Hefty Bag Gal
© John A. Ward
Cooder decided that as long as the big wind knocked down the Rubble Brothers' condominium, he should make use of it as a backdrop for his art. The brothers were notorious hoarders, so there was plenty to work with. He said I could come along if I didn't try to tidy up. It didn't bother him that the Brothers were buried alive when the condo collapsed, or that the rescue team never found their bodies. Cooder didn't believe in zombies.
We watched Chesty stroll up in a blue pullover sweater and jeans, with a snakeskin belt and boots. It was sky blue, which Cooder called cerulean, one of those terms like vermillion that he learned in the art course he took at the University Without Walls, which was in a storefront on Armadillo Street , so it really did have walls. What they didn't have was a regular faculty, so they made do with visiting artists, who were less than reliable. There were a lot of cancellations and rescheduling. Though it wasn't cheap, it was a lot cheaper than the University. The blue outfit complimented Chesty's golden hair.
“You look good, Chesty,” I said, “exceptional I mean. You always look good, but today you are the pinnacle of pulchritude.” Then I handed her the Valentine's Day card that I made.
“Thank you.” She read the sentiment and smiled. “You always know what to say to make a girl feel wonderful.”
Cooder handed her a box of black plastic garbage bags. “Put these on,” he said.
“Excuse me?” she asked.
“You're excused,” he said. “Now put these on.”
“These are garbage bags. Do I look like a garbage bag kind of gal to you?”
“It's in keeping with the theme.” He formed his fingers into a rectangle and viewed the pile of debris through them. “Beauty Among The Trash. It's in keeping with the February theme. It's my Valentine to you.” Fortunately, it was a Southern Fried February, consistent with global warming.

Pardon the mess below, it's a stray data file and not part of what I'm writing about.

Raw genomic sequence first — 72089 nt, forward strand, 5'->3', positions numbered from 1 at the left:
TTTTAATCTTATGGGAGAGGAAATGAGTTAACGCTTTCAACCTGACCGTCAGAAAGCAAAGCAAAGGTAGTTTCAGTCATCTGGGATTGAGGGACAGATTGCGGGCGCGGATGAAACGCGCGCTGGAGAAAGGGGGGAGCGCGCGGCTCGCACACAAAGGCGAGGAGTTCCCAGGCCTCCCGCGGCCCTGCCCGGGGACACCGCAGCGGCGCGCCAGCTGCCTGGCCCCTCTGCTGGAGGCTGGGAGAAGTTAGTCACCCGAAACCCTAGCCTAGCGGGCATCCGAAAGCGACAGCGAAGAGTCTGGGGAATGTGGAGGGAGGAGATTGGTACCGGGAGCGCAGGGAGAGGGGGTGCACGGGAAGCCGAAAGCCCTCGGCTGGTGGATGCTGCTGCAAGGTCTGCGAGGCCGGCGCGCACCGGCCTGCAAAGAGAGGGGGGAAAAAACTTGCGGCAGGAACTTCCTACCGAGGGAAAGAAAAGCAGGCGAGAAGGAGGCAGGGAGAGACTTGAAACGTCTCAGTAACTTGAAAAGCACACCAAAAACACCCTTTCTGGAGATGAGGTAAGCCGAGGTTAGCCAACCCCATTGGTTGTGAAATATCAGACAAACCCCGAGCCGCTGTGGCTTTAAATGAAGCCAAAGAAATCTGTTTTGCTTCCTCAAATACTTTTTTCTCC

“Am I supposed to cut out head and arm holes and wear one like a pancho?”
“No. Be more creative. Surprise me.”
Chesty shrugged, tip-toed through piles of rubbish and disappeared behind the furnace and water heater. They were among the few structures left standing. She used them as dressing screens. When she stepped out, she had one bag tied around her waist like a wrap-around skirt with a side slit and another tied around her chest, a breast band or halter, whatever they're called. “How's this?” she asked.
“Wow!” I said. “You look great in garbage bags, Chesty.”
“All the same,” she said, “I don't think it will start a new fashion trend.”
“Good,” said Cooder. “Now pose yourself provocatively among the trash. I'll take a bunch of photos and pick the best ones. Then I'll do my drawing and painting from them.”
“You're so creative, Cooder,” she said. “Most of the other artists do mundane things like pose me on the veranda in an ante-bellum gown or in a tree swing wearing those dresses that the sun comes shining through.” Her sarcasm was lost on Cooder.
“Maybe we can rip a few holes in the garbage bags,” says Cooder, “so it looks like you've been ravished.”
Chesty narrowed her eyes into dagger slits and squinched her nose like she smelled a stink. “Now you're getting too creative.”
I got nervous thinking about Chesty and ravishment in the same sentence. I picked up a busted figurine.
“Don't tidy up,” said Cooder.
I put the figurine at Chesty's feet. It was an angel with one wing. When I did, a hand reached up through the debris and grabbed her bare ankle.
I jumped back and yelled, “Cooder! They're zombies!”
“There's no such thing as zombies,” said Cooder. “It's an illusion. The mind does funny things in exotic situations. This is exactly the effect I wanted.”
Chesty shivered and screamed. It was the undead Brothers for sure.
“Don't scream,” said Cooder. “You'll just encourage them.”
Chesty screeched like a rabbit caught in a trap.
Cooder snap, snap, snapped the shutter. “That's good. Keep emoting like that.”
Another hand reached up and stuck a chocolate kiss between Chesty's toes.
Chesty took off running. The hand didn't let go. It broke away from the buried arm and went with her. Cooder followed, taking pictures all the time. I grabbed Chesty's clothes from behind the heater and ran after them. I knew Cooder would scold me for tidying up, but Chesty would want to get dressed when we got the hand off her ankle. I didn't want to go back to zombie town.
John A. Ward was born on Staten
Island, attended Wagner College in the early 60's, sold his first poem